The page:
Yes you can pre book transfers (arrival only) and extra nights with Shoestring.You can add these on to your booking form.
This will not be necessary on all trips. If your itinerary includes camping in the desert and a night on a felucca then a sleeping bag is necessary. Except for the summer months, the nights can be cold.
You are responsible for having a valid passport and visa when you travel. At present, UK and EU nationals require a visa for entry into Egypt. Please check the embassy if you need a visa for Egypt or check here for info about the current situation. Make sure you inquire at least a month before departure if you need a visa so you do not run into time problems.
The international access code for Egypt is +20. The outgoing code is 00 followed but the relevant country code. The city code for Cairo is (0)2. There are high surcharges on international calls from hotels; it is cheaper to phone long-distance from the 24-hour Post, Telephone and Telegraph (PTT) offices that are available in the major cities. For international directory phone enquiries dial 120. The local mobile phone operators use GSM 900 networks and have roaming agreements with all major operators. Internet cafes are available in the main tourist areas.
If you book alone you will share your room with a fellow traveler ( from the same sex when possible ) unless you have booked a single room.
Accommodation will be in twin bedded rooms in low budget hotels.
Pickpocketing is a popular phenomenon in the big cities. So mind your things when walking through crowded streets or riding on a bus.
Since the Islamic calendar is moon-based, religious holidays are on different days every year. Ramadan (the month of fasting) can be annoying for tourists, because many restaurants are closed; eating, dinking and smoking in public are not appreciated. Tourists will be cared and cooked for, however. It goes without saying that you should not provoke people by eating right under their noses. This is however a fascinating time to travel.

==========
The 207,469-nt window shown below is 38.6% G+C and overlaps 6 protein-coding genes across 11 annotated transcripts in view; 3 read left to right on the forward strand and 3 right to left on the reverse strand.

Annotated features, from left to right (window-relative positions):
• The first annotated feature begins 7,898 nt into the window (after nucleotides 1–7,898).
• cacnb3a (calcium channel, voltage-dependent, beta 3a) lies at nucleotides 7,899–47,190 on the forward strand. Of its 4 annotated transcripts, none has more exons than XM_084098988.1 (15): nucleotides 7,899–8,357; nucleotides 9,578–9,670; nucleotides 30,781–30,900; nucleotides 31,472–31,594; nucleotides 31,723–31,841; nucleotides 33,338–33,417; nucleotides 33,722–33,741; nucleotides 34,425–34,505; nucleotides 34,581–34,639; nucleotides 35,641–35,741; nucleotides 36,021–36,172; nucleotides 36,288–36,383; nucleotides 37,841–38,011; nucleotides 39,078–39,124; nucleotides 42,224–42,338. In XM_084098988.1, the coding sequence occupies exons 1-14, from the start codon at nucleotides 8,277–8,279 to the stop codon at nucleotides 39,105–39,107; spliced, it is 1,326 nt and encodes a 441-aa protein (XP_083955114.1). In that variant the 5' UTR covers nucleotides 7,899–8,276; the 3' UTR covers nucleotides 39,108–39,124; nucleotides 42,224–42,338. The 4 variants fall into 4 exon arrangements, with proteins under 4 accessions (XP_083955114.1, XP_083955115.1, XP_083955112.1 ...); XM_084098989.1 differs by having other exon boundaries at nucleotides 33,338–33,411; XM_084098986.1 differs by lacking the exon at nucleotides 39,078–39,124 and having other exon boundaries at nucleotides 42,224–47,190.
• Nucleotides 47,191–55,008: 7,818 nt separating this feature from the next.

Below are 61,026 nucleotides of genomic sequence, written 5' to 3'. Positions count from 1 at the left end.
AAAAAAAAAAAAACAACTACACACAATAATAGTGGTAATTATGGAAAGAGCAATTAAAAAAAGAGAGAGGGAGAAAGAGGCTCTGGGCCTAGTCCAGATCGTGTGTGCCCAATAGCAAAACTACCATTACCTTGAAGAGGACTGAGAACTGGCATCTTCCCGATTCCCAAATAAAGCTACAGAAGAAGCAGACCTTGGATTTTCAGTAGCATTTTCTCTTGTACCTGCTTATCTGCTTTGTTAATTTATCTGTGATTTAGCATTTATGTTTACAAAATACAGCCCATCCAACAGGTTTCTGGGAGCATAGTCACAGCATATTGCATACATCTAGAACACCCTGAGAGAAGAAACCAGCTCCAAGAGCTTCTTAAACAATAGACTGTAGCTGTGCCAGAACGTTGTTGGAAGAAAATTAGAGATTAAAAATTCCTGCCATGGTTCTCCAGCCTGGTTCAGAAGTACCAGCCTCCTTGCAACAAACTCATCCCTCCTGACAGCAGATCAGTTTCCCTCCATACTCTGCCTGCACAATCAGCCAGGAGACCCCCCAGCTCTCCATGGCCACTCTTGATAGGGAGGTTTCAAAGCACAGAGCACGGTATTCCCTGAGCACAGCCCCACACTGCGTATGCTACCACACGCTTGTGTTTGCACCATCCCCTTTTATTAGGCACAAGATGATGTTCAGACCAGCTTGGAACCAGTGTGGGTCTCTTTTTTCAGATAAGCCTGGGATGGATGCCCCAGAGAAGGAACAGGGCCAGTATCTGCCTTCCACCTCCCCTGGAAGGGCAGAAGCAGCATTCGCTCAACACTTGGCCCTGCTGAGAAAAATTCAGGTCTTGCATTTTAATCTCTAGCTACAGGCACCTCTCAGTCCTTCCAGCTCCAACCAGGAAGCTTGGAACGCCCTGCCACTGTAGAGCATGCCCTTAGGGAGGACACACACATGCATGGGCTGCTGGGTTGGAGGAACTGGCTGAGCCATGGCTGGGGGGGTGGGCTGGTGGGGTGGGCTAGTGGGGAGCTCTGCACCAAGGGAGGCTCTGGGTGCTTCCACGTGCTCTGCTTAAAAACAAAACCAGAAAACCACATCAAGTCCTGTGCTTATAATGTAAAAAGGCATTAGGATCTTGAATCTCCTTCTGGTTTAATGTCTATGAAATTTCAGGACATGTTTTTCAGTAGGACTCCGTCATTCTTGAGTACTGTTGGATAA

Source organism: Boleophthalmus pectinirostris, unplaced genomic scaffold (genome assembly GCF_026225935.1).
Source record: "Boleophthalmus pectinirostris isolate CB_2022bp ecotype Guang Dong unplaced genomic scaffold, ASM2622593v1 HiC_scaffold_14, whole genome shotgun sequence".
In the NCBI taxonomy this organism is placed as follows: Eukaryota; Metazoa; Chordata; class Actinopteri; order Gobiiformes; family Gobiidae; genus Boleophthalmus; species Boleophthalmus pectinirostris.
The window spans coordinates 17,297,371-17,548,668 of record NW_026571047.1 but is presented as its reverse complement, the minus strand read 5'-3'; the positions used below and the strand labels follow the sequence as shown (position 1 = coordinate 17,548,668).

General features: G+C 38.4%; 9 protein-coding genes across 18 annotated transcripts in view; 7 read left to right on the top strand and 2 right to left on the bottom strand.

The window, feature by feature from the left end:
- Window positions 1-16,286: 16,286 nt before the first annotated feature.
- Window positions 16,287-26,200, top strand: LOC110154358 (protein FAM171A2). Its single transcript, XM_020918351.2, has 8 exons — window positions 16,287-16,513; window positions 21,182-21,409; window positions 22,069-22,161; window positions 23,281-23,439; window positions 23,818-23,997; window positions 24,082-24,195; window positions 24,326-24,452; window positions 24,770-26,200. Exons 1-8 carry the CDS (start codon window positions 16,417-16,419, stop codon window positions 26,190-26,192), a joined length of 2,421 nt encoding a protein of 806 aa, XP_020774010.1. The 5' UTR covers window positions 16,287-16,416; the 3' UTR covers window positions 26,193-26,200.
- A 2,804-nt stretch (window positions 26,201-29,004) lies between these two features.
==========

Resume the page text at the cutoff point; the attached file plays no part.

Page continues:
In 2014, Ramadan starts on 28th June and concludes on 27th July. This is then followed by 3 days of celebration (Eid al-Fitr) beginning on 28th July.
During the oasis trip, in Luxor or Dahab, you will hardly notice it, but in Cairo you will see that life follows a different pattern. In the morning it is much quieter than usual and many shops are closed. This is the ideal time to visit the pyramids, the Egyptian Museum and the Sphinx. Suddenly, between 3 pm and 5 pm the traffic gets very busy: everybody is on their way home.
The unit of currency is the Egyptian Pound (EGP), which is divided into 100 piastres. Most credit cards are accepted in major hotels and restaurants. . Banks are usually closed on Friday and Saturday, but private exchange bureaux, called 'Forex', are open daily and banks in major hotels are open 24 hours. Cairo branches of the Egyptian British Bank and Banque Misr now have ATMs available that accept Visa, MasterCard and Cirrus and are quite common in the main tourist areas.
What voltage and plugs are in use in Egypt? Please click here to check what voltage and plugs are in use in this country. You could consider taking a universal electric plug.
Please check the world clock in order to find out the exact time difference
Bring a pair of good worn-in walking shoes and a pair of sandals. That is all your feet will need. Summer clothes, plus a sweater on cool nights, are sufficient for the months of April through October. In the winter the evenings, nights and mornings can be cold, especially in Cairo and in the desert. Bring a warm sweater and a raincoat. Good sunglasses are best bought at home; they are expensive in Egypt. For women it is important to have their shirts cover the shoulders and their trousers reach to the knees. There are tourists who expose more flesh, but out of respect for the local people it is important not to walk the streets too daringly. You would also run the risk of being refused entry to temples. It is recommended to wear various layers of clothing. Your travel items may also include: sunglasses, suntan lotion, toiletries, a basic medical kit, sun hat or scarf, photo or film equipment and an adequate amount of film, spare batteries, torch, pocket knife (not allowed in your handpackage)
If you want to take a travel guide or map, we suggest you click on Lonely Planet.